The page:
Ms Winterton: First of all, with the Draft Mental Health Bill that we published last summer, we received something like 2,000 responses to the consultation. We are working with stakeholders still to refine it and make sure that we are taking account of some of the responses that we have received to that. However, we are obviously committed to reforming mental health legislation and we will publish a Bill as soon as finance and parliamentary time allows. In the mean time, we are working very closely with colleagues in the DCA to make sure that not only is the 1983 Act compatible with the Mental Incapacity Bill but also that the future Mental Health Bill is as well. Of course, they do address two quite separate issues, one dealing with people who have lost the capacity to consent to treatment and the other dealing with people who do not wish to consent to treatment but for whom treatment is felt to be a necessity.

  Q709  Chairman: What about the Bournewood Gap, as described?

  Ms Winterton: That is obviously something where we believe that the law as it currently stands is sufficient, but we do want to look at whether we could take the opportunity of new legislation to provide people who were in that kind of long-term situation without capacity to be able to have access to some of the same rights—advocacy, nominated person, mental health review tribunal. There is an issue about where that would most satisfactorily lie, whether it would be within the Mental Incapacity Bill or the Mental Health Bill.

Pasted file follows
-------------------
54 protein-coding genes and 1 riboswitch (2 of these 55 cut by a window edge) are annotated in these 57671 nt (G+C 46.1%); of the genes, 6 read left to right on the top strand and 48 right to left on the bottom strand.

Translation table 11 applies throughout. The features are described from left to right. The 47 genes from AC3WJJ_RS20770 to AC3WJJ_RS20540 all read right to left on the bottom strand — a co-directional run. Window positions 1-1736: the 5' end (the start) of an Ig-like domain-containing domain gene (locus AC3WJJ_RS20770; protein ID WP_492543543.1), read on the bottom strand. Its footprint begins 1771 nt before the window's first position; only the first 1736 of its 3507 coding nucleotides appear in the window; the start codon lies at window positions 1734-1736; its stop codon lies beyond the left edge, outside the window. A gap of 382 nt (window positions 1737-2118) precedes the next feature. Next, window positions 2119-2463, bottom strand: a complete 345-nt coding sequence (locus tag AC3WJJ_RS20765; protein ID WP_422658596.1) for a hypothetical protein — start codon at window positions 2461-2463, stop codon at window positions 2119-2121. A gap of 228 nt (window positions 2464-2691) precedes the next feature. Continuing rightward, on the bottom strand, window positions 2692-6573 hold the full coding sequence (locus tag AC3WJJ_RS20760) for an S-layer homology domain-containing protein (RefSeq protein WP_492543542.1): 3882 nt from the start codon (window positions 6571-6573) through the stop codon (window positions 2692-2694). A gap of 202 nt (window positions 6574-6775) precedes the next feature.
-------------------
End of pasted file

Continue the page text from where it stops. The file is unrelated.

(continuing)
Q710  Mrs Browning: We are waiting to see what the European Court has to say on Bournewood. You seem to indicate that you feel the Bournewood case was the case of a person who should have been detained, although it was a voluntary detention, but in fact, the case there was something which went quite against the spirit of this Bill, which is hopefully to empower carers and people close to that person to advocate for them. We have heard a lot about independent advocacy, and no doubt we will come on to that, but surely the point about the Bournewood case was that the carers who knew that person best were rejected by the so-called professionals all the way along the line, and that is what caused the case ultimately to come to court. How do you see this particular Bill rectifying that particular situation? It has been said to us that this is a charter for parents and carers. Where do parents and carers come into the Mental Incapacity Bill, particularly in respect of those carers in the Bournewood case?